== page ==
There is no way to do exactly what you are specifying in Preview.app without doing a bit of math.
Holding down the shift key while using the select tool will force the select box to retain itself in square dimensions, while holding down the option key will open the select box from the center of where you begin your selection, while holding down both shift and option keys will implement both these features simultaneously. After creating the size of the select box that you want, you can use command-K to crop. Using the Adjust Size function in the Tools menu retains the aspect ratio by default.
Not what you asked for, but when using the select tool, you will notice numbers at 2 of the corners of the select box, and if you're very good with math (i.e. know if the numbers showing are multiples of your desired aspect ratio) and have a steady hand, you can accomplish what you are asking for on the fly. Otherwise, you'll have to figure out those dimensions beforehand or one at a time, and manually try to match up the numbers. In the end and in all circumstances, in my experience, mathematics is simply inescapable.
photo crop PRO
You may want to demo using an application dedicated to exactly what you want to do (rather than seeking functionality that just isn't there from such a simple, although often very useful, application such as Preview.app), for example,
photo crop PRO.
I personally would not recommend using Mac App Store ;-), but it is
also available from the Mac App Store.
Alternatively, for an application far more powerful than either Preview or photo crop Pro, I've discovered darktable, which
"is an open source photography workflow application and RAW developer. A virtual lighttable and darkroom for photographers. It manages your digital negatives in a database, lets you view them through a zoomable lighttable and enables you to develop raw images and enhance them."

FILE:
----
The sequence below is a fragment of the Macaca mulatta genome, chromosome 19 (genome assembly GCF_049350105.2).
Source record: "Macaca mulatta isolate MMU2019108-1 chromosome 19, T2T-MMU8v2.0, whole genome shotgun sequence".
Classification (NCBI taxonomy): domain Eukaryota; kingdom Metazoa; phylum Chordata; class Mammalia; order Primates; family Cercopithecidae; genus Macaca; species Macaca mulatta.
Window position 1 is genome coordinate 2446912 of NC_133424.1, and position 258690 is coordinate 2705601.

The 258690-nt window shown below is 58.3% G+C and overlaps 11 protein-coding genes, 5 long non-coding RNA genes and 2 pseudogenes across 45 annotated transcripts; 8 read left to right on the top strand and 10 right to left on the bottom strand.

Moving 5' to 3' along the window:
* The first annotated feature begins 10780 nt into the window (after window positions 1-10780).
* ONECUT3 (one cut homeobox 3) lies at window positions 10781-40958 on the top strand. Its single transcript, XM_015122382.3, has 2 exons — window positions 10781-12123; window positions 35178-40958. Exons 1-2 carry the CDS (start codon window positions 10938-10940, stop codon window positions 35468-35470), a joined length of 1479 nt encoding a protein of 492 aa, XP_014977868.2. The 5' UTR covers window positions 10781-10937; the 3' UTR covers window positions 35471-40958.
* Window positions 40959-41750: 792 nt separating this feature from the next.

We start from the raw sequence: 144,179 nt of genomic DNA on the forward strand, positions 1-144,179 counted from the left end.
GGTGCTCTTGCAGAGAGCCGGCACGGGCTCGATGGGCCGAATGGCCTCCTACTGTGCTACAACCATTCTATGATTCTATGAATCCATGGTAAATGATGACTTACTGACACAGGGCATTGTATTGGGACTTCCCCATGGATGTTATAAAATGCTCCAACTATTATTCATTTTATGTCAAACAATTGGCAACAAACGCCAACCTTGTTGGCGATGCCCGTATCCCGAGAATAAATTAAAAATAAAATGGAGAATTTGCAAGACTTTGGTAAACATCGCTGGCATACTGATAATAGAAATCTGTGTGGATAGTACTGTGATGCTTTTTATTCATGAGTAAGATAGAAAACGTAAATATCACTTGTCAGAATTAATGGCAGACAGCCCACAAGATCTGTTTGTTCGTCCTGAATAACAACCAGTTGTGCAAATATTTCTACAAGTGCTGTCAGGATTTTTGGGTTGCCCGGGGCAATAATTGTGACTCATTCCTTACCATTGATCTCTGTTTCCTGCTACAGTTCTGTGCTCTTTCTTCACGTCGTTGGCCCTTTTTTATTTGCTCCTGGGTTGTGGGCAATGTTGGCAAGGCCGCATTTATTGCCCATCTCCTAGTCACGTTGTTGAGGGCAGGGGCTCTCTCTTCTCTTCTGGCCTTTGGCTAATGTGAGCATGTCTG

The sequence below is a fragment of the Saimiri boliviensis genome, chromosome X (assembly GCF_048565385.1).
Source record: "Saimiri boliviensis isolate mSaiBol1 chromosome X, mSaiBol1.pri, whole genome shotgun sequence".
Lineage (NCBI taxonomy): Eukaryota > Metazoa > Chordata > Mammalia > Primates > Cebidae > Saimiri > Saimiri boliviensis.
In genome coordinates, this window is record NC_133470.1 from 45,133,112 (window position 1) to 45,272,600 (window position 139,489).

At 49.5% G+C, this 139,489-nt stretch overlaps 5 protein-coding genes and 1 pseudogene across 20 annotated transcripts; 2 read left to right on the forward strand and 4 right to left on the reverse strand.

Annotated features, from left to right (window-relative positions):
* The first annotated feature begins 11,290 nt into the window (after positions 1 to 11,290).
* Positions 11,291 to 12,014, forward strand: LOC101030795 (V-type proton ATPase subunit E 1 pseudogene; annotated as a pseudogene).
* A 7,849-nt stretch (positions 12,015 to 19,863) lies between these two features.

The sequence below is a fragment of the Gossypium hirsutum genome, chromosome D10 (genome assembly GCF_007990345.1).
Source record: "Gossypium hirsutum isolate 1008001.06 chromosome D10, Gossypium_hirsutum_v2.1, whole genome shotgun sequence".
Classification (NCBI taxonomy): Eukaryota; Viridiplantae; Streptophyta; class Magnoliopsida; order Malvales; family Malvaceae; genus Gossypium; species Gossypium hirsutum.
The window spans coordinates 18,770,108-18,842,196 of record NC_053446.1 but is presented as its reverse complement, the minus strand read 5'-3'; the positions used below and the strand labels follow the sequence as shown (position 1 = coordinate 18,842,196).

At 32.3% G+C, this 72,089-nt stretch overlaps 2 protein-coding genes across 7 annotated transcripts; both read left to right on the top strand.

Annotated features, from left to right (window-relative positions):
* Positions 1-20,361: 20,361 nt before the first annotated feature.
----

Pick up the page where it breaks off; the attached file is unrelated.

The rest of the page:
darktable can be installed manually, but is also maintained as a port using MacPorts, if you prefer to use package management. I've included step by step instructions for installing MacPorts and darktable below.
Another extremely powerful alternative suggested in another response (I thank you Ecnerwal!) is using the GIMP. The GIMP can be installed manually, or built from source using MacPorts. I've included instructions below on how to install the GIMP using MacPorts. If you know Adobe Photoshop well, you may want to demo using GIMPshop, which very cleverly and conveniently reconstructs the look and feel of the GIMP to appear and behave nearly just like Photoshop... and its all for free.
If you're looking for a mature package management solution, for OS X I recommend MacPorts. MacPorts requires an appropriate version of xcode; xcode_5.1.1.dmg is the most recent version for Mavericks and Mountain Lion, and will require registering for free as an Apple Developer. Once registered and logged in, the link above for xcode will initiate the xcode download.
Get to know MacPorts
Enter these commands using /Applications/Utilities/Terminal.app
curl -Ok https://distfiles.macports.org/MacPorts/MacPorts-2.2.1.tar.bz2
tar xf MacPorts-2.2.1.tar.bz2
sudo make install # *not war!*
rm -rf Macports-*
sudo /opt/local/bin/port -v selfupdate
add MacPorts to your $PATH:
sudo port -vsc install darktable
install the GIMP
sudo port -vsc install gimp
search MacPorts for other free photo utilities
port search photo
to completely uninstall MacPorts
If, for whatever reason, you need to remove MacPorts:
sudo port -dfp uninstall --follow-dependencies installed
sudo port -dfp uninstall all
sudo rm -rf /opt/local
sudo rm -rf /Library/Tcl/macports*